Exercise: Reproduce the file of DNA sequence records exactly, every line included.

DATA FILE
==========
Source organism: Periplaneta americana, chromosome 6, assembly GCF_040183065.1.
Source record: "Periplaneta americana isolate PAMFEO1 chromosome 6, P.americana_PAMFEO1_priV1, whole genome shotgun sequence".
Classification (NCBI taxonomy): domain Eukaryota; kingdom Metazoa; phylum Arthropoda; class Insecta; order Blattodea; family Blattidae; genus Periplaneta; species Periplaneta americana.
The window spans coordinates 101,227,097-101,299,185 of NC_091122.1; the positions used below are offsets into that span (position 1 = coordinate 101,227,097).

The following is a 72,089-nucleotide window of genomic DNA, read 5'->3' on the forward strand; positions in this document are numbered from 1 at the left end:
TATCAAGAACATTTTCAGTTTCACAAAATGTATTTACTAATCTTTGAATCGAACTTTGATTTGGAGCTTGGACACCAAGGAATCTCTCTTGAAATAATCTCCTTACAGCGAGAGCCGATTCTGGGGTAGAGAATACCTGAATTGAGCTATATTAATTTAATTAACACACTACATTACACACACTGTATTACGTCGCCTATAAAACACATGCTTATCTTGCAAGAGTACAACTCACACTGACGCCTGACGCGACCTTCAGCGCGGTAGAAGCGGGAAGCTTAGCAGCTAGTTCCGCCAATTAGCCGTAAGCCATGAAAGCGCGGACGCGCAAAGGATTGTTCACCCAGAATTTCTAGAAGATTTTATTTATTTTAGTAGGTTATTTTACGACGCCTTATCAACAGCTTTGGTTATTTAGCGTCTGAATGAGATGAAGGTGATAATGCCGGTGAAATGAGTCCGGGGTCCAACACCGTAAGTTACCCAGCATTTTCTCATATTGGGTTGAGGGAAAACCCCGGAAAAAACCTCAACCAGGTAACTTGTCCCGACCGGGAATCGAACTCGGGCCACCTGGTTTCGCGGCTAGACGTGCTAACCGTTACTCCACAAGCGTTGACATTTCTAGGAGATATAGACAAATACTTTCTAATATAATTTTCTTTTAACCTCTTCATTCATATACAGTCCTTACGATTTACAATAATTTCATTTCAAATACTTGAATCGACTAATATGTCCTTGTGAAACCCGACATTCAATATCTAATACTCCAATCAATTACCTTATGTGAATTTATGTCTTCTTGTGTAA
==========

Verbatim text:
Source organism: Periplaneta americana, chromosome 6, assembly GCF_040183065.1.
Source record: "Periplaneta americana isolate PAMFEO1 chromosome 6, P.americana_PAMFEO1_priV1, whole genome shotgun sequence".
Classification (NCBI taxonomy): domain Eukaryota; kingdom Metazoa; phylum Arthropoda; class Insecta; order Blattodea; family Blattidae; genus Periplaneta; species Periplaneta americana.
The window spans coordinates 101,227,097-101,299,185 of NC_091122.1; the positions used below are offsets into that span (position 1 = coordinate 101,227,097).

The following is a 72,089-nucleotide window of genomic DNA, read 5'->3' on the forward strand; positions in this document are numbered from 1 at the left end:
TATCAAGAACATTTTCAGTTTCACAAAATGTATTTACTAATCTTTGAATCGAACTTTGATTTGGAGCTTGGACACCAAGGAATCTCTCTTGAAATAATCTCCTTACAGCGAGAGCCGATTCTGGGGTAGAGAATACCTGAATTGAGCTATATTAATTTAATTAACACACTACATTACACACACTGTATTACGTCGCCTATAAAACACATGCTTATCTTGCAAGAGTACAACTCACACTGACGCCTGACGCGACCTTCAGCGCGGTAGAAGCGGGAAGCTTAGCAGCTAGTTCCGCCAATTAGCCGTAAGCCATGAAAGCGCGGACGCGCAAAGGATTGTTCACCCAGAATTTCTAGAAGATTTTATTTATTTTAGTAGGTTATTTTACGACGCCTTATCAACAGCTTTGGTTATTTAGCGTCTGAATGAGATGAAGGTGATAATGCCGGTGAAATGAGTCCGGGGTCCAACACCGTAAGTTACCCAGCATTTTCTCATATTGGGTTGAGGGAAAACCCCGGAAAAAACCTCAACCAGGTAACTTGTCCCGACCGGGAATCGAACTCGGGCCACCTGGTTTCGCGGCTAGACGTGCTAACCGTTACTCCACAAGCGTTGACATTTCTAGGAGATATAGACAAATACTTTCTAATATAATTTTCTTTTAACCTCTTCATTCATATACAGTCCTTACGATTTACAATAATTTCATTTCAAATACTTGAATCGACTAATATGTCCTTGTGAAACCCGACATTCAATATCTAATACTCCAATCAATTACCTTATGTGAATTTATGTCTTCTTGTGTAA